The bike started before the kickstart lever was halfway through its swing, and it all sounded very sweet. Mechanically very quiet which was a good sign, and the throttle response was just as you would want it. Brilliant. You just have to check every single thing. We decided to leave it to cool so the head could be retightened and valves adjusted if necessary. I would also bring my timing light so we could make sure it was on the mark rather than risk causing it any grief.

A much happier close of play this time.

Next visit the bike fired up easily, but did not sound as smooth or responsive. Before we could get it warm enough to use the timing light it lost power and stopped. Attempting to restart it had us right back to square one, so now we had a real mystery. We tried swapping the black box but that made no difference. We checked the timing for the umpteenth time and it had moved.! Damn. The rotor had slipped on its taper. Removing it revealed that it was not fitting into the camshaft taper properly, nor had it ever been by the marks on it, and the retaining bolt was only managing a couple of turns before running out of length. As we had another rotor we tried that, and it fitted far better and had a longer bolt, so we used both and timed it all up again from scratch. Now it fired up as happily as it had the first time, and we had a happy engine again.

We both took a brief ride, and although a few things would need adjusting it all worked well. The rear tyre proved to be very slippery in use and we hoped it might improve with a few miles. The carbs seemed to be pretty rich in use but only a longer ride would give us enough data to decide how much that might be.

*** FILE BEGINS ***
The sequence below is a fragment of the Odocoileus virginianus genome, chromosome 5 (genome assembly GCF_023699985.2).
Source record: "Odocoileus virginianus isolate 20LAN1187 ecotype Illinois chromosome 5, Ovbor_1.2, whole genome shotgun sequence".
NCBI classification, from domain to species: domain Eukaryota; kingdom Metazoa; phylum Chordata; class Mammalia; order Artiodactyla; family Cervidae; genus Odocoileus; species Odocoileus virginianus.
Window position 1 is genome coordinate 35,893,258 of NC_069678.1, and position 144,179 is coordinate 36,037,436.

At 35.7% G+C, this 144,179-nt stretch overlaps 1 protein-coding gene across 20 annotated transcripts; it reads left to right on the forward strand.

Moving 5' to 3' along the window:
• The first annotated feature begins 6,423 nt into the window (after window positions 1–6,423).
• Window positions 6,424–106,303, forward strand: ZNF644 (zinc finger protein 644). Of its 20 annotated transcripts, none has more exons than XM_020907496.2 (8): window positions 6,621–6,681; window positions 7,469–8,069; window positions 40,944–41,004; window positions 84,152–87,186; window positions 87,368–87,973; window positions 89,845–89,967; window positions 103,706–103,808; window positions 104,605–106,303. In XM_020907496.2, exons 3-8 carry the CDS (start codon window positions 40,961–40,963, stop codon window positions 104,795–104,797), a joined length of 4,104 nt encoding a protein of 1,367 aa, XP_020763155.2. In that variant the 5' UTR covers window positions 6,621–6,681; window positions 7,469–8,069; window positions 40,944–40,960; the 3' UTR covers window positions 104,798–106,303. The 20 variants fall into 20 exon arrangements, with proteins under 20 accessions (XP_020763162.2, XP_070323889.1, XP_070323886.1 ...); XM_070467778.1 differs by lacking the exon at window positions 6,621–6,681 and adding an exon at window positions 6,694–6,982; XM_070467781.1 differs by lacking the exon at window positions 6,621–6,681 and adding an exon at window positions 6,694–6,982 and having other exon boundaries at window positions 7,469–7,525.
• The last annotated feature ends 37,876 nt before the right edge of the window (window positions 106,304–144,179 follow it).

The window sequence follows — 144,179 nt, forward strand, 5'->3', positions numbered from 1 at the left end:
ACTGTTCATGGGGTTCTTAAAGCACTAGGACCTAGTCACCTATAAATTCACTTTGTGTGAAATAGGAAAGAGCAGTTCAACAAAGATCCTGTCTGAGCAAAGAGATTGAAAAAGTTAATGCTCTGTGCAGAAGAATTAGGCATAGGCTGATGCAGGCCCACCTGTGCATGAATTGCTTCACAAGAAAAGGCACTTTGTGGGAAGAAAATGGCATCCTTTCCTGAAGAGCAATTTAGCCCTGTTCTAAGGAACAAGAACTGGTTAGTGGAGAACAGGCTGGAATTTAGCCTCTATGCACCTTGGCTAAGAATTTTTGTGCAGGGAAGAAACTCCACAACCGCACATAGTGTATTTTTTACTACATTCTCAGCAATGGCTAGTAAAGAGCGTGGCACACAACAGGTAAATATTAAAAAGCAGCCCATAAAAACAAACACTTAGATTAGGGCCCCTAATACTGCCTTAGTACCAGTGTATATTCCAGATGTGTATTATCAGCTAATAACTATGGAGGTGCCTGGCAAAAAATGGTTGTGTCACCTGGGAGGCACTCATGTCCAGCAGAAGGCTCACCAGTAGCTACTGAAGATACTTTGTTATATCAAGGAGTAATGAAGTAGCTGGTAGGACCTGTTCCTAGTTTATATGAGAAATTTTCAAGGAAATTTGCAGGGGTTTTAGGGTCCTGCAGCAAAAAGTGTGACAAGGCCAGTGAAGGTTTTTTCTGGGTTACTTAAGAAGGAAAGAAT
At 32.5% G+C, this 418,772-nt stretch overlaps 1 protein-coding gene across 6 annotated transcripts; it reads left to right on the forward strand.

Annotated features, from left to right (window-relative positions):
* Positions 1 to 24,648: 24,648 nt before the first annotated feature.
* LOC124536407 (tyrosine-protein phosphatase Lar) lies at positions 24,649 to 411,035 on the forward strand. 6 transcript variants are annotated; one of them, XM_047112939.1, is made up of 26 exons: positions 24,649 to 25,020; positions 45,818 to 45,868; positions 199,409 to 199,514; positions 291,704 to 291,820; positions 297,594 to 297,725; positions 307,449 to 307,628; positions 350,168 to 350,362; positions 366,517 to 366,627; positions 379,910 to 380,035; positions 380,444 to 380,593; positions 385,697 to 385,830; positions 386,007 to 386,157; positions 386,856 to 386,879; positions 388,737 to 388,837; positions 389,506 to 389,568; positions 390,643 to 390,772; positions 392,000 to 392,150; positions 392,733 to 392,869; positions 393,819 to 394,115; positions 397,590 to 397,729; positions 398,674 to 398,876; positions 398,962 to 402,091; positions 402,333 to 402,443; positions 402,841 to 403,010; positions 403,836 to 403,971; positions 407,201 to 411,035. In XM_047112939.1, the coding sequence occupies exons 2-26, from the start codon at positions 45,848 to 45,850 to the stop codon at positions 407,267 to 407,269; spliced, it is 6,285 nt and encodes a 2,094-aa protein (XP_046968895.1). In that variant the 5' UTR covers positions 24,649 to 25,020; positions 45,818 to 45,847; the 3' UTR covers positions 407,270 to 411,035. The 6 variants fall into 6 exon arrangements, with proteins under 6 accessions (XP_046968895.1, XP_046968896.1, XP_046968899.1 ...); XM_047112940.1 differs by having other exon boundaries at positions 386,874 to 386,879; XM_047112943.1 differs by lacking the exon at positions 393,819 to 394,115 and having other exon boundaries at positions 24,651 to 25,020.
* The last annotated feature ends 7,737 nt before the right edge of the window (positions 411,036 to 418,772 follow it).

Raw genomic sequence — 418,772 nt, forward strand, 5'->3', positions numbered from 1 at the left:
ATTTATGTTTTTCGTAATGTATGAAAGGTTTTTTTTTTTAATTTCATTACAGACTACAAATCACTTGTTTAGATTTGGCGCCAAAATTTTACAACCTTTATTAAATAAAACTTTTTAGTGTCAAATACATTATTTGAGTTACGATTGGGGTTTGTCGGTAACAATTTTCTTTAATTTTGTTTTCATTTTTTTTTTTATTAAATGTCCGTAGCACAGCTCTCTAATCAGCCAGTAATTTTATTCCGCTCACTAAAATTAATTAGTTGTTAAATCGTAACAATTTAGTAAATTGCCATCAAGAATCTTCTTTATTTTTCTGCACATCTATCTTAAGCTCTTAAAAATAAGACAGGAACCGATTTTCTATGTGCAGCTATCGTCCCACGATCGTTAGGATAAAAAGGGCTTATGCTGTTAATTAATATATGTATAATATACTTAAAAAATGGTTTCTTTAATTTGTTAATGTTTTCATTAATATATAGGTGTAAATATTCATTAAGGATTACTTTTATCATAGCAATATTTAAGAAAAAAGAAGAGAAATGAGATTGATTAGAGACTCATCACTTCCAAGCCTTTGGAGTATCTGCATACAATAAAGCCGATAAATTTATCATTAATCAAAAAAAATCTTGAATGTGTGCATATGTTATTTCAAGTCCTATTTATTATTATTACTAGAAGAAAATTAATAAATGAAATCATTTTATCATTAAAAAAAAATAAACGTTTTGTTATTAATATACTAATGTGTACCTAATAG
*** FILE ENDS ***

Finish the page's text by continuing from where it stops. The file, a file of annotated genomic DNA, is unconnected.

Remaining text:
He called in on the bike the following weekend. Had been out for a longer ride but got rained on and turned back, whereupon the bike began to misfire and play up a bit. He did at least make it here, so we plucked the spark plugs for a look see. They were as sooty as a sooty thing, and had obviously begun to foul and misfire. I cleaned them up to get him home and we agreed that he would pull the carbs off and bring them over. I had a suspicion that I knew what was wrong.

Stripping the carbs showed that it had all the correct bits and they were all new. Recently I had two triples which were newly set up and running so rich that they could not be prevented from fouling plugs. Fitting one size smaller needle jets resulted in bikes that were too lean to run much at all, so that was not the cure. For some reason the new needle jets were passing too much fuel around new needles, so I adopted a method of opening up the side drillings to allow a bit more air to mix with the fuel and that fixed it. This bike appeared to have the exact same issue, so I did the same. When they were fitted back on the bike it behaved much better at all throttle settings, although the spark plugs continued to look a bit sooty. As the rings would not have had time to bed in yet we decided to leave it for a few more miles before deciding whether to go further.